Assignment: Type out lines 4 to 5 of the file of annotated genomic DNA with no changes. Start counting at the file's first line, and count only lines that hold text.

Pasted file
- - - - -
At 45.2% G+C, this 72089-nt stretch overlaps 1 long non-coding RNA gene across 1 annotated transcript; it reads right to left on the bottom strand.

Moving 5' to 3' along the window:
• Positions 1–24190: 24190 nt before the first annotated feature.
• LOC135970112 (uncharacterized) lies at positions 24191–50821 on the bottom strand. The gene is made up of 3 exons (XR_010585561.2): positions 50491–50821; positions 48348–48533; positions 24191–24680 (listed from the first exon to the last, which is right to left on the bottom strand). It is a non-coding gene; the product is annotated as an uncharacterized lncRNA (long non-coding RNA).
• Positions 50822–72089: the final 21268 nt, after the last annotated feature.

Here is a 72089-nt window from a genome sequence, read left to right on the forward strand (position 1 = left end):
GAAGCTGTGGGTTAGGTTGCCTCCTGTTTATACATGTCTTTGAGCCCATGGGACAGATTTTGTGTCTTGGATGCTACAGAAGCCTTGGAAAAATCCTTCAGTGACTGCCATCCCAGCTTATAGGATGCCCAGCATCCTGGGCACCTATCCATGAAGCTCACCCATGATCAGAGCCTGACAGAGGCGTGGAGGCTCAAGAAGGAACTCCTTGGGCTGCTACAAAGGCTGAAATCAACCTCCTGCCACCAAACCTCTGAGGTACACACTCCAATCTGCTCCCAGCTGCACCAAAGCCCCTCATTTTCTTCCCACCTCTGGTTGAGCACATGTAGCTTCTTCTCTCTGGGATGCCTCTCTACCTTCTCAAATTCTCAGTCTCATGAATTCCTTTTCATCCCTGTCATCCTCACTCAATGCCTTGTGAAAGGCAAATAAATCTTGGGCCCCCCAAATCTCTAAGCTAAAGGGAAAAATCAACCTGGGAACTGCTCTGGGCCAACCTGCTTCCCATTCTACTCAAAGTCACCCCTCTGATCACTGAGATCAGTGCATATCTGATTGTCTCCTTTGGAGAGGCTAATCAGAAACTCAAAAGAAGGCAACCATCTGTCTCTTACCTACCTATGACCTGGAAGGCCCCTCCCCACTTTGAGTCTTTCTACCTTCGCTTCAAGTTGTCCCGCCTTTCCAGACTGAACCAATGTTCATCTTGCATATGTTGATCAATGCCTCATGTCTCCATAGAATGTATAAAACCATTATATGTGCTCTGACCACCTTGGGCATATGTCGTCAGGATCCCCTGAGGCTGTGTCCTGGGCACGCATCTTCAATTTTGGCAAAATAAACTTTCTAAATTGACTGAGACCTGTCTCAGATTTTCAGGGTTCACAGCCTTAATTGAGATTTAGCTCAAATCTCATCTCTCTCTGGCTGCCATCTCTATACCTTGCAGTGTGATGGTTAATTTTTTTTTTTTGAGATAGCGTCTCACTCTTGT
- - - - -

• LOC135970112 (uncharacterized) lies at positions 24191–50821 on the bottom strand. The gene is made up of 3 exons (XR_010585561.2): positions 50491–50821; positions 48348–48533; positions 24191–24680 (listed from the first exon to the last, which is right to left on the bottom strand). It is a non-coding gene; the product is annotated as an uncharacterized lncRNA (long non-coding RNA).
• Positions 50822–72089: the final 21268 nt, after the last annotated feature.